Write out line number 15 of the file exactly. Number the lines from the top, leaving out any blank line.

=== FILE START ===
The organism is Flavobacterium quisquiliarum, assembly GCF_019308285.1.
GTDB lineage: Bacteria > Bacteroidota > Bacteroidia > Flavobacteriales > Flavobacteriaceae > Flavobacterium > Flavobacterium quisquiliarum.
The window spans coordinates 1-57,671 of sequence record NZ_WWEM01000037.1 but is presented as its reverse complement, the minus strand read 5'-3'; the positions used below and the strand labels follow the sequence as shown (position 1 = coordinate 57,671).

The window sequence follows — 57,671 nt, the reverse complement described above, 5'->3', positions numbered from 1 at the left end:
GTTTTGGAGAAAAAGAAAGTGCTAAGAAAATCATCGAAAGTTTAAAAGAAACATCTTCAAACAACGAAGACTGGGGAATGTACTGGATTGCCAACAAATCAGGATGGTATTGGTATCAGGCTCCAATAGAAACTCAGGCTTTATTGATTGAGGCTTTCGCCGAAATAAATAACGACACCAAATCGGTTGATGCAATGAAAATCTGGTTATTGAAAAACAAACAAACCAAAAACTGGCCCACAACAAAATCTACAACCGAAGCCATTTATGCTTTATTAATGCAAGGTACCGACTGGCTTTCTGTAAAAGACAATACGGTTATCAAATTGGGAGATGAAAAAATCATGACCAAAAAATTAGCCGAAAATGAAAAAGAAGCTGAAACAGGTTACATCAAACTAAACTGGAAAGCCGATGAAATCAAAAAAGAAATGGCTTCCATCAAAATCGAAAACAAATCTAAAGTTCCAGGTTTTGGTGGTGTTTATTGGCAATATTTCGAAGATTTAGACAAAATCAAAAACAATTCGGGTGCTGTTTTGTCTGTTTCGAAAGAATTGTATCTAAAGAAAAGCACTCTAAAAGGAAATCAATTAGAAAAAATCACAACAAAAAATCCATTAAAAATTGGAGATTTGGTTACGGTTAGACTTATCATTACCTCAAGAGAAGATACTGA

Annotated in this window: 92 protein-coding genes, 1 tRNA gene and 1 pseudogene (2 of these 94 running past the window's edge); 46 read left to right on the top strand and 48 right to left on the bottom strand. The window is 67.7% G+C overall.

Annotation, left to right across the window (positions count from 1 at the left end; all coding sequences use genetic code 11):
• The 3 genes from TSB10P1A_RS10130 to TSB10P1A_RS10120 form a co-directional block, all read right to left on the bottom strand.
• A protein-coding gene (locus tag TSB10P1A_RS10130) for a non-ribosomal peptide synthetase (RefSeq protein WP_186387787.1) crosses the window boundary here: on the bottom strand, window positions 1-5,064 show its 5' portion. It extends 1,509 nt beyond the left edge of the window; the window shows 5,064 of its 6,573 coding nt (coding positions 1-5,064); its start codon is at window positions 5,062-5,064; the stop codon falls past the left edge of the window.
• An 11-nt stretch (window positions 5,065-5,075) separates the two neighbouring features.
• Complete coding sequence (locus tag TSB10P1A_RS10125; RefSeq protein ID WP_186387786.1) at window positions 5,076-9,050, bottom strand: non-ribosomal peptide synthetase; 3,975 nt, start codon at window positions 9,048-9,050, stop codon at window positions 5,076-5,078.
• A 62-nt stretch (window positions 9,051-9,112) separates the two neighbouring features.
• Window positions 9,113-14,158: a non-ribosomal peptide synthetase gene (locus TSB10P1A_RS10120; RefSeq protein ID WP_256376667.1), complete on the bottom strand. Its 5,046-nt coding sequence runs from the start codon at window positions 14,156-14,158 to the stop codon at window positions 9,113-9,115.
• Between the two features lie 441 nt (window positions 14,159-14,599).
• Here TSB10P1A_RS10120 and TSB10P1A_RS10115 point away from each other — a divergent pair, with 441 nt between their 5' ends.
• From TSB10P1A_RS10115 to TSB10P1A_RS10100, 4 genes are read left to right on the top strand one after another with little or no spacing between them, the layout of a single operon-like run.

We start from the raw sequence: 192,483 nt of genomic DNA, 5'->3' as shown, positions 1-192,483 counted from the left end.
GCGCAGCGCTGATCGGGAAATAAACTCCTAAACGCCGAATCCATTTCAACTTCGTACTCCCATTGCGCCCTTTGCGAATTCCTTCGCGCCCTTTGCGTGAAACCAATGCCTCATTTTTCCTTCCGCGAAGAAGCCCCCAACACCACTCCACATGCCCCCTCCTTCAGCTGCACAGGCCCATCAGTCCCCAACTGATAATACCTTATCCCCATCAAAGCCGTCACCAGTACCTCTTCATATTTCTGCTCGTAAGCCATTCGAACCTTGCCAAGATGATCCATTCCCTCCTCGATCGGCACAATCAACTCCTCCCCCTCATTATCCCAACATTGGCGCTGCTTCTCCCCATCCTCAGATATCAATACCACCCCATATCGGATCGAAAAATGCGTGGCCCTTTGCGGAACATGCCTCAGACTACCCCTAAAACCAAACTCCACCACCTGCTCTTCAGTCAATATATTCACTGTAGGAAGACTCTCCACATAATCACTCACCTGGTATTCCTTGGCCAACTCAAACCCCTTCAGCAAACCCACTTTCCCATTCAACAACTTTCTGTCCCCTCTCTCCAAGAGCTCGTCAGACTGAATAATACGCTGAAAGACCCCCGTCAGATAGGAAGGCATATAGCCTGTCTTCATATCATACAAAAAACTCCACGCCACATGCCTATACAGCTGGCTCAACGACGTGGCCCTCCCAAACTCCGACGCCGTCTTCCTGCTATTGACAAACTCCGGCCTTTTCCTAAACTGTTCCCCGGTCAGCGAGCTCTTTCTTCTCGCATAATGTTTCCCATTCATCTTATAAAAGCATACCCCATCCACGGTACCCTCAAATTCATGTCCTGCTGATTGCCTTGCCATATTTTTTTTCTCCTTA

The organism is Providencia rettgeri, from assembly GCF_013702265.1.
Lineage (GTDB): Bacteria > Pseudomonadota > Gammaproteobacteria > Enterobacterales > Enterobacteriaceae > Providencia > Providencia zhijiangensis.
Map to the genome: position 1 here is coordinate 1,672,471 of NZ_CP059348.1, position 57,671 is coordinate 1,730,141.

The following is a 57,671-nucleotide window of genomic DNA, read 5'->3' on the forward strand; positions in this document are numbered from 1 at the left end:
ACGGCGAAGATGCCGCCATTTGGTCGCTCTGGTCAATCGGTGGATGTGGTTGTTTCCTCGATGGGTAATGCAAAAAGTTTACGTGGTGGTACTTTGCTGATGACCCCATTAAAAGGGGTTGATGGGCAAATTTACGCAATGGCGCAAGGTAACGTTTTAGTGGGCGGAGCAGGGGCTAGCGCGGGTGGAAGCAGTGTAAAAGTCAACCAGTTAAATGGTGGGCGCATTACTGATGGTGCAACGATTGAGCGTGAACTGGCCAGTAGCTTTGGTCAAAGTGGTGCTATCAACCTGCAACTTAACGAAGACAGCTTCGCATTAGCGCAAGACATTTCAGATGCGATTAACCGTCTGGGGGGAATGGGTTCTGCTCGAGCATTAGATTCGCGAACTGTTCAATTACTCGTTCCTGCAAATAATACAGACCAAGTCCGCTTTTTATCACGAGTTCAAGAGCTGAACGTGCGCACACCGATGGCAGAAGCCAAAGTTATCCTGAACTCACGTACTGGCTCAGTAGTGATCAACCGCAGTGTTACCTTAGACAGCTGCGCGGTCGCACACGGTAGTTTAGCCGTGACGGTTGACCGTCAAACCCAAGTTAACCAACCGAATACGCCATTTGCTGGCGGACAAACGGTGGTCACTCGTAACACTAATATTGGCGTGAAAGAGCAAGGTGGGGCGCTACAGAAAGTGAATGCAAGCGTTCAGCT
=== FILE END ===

• Here TSB10P1A_RS10120 and TSB10P1A_RS10115 point away from each other — a divergent pair, with 441 nt between their 5' ends.